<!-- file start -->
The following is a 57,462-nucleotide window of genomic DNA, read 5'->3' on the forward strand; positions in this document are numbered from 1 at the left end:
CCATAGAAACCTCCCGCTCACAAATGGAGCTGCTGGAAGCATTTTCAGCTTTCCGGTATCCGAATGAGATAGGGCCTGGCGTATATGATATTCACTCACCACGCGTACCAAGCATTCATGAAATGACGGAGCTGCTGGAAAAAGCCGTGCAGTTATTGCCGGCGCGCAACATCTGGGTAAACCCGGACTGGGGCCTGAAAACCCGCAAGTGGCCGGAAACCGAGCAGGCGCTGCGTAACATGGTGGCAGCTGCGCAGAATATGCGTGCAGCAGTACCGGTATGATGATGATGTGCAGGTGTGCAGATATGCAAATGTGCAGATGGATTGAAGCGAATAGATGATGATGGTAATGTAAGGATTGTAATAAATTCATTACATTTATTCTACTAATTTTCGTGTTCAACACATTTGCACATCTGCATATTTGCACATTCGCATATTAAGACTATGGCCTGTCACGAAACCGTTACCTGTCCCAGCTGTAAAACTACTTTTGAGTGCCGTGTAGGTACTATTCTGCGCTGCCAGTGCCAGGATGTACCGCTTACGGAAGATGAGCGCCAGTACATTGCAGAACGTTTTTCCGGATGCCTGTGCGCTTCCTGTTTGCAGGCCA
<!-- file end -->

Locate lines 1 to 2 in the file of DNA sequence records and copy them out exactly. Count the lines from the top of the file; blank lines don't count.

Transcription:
The following is a 57,462-nucleotide window of genomic DNA, read 5'->3' on the forward strand; positions in this document are numbered from 1 at the left end:
CCATAGAAACCTCCCGCTCACAAATGGAGCTGCTGGAAGCATTTTCAGCTTTCCGGTATCCGAATGAGATAGGGCCTGGCGTATATGATATTCACTCACCACGCGTACCAAGCATTCATGAAATGACGGAGCTGCTGGAAAAAGCCGTGCAGTTATTGCCGGCGCGCAACATCTGGGTAAACCCGGACTGGGGCCTGAAAACCCGCAAGTGGCCGGAAACCGAGCAGGCGCTGCGTAACATGGTGGCAGCTGCGCAGAATATGCGTGCAGCAGTACCGGTATGATGATGATGTGCAGGTGTGCAGATATGCAAATGTGCAGATGGATTGAAGCGAATAGATGATGATGGTAATGTAAGGATTGTAATAAATTCATTACATTTATTCTACTAATTTTCGTGTTCAACACATTTGCACATCTGCATATTTGCACATTCGCATATTAAGACTATGGCCTGTCACGAAACCGTTACCTGTCCCAGCTGTAAAACTACTTTTGAGTGCCGTGTAGGTACTATTCTGCGCTGCCAGTGCCAGGATGTACCGCTTACGGAAGATGAGCGCCAGTACATTGCAGAACGTTTTTCCGGATGCCTGTGCGCTTCCTGTTTGCAGGCCA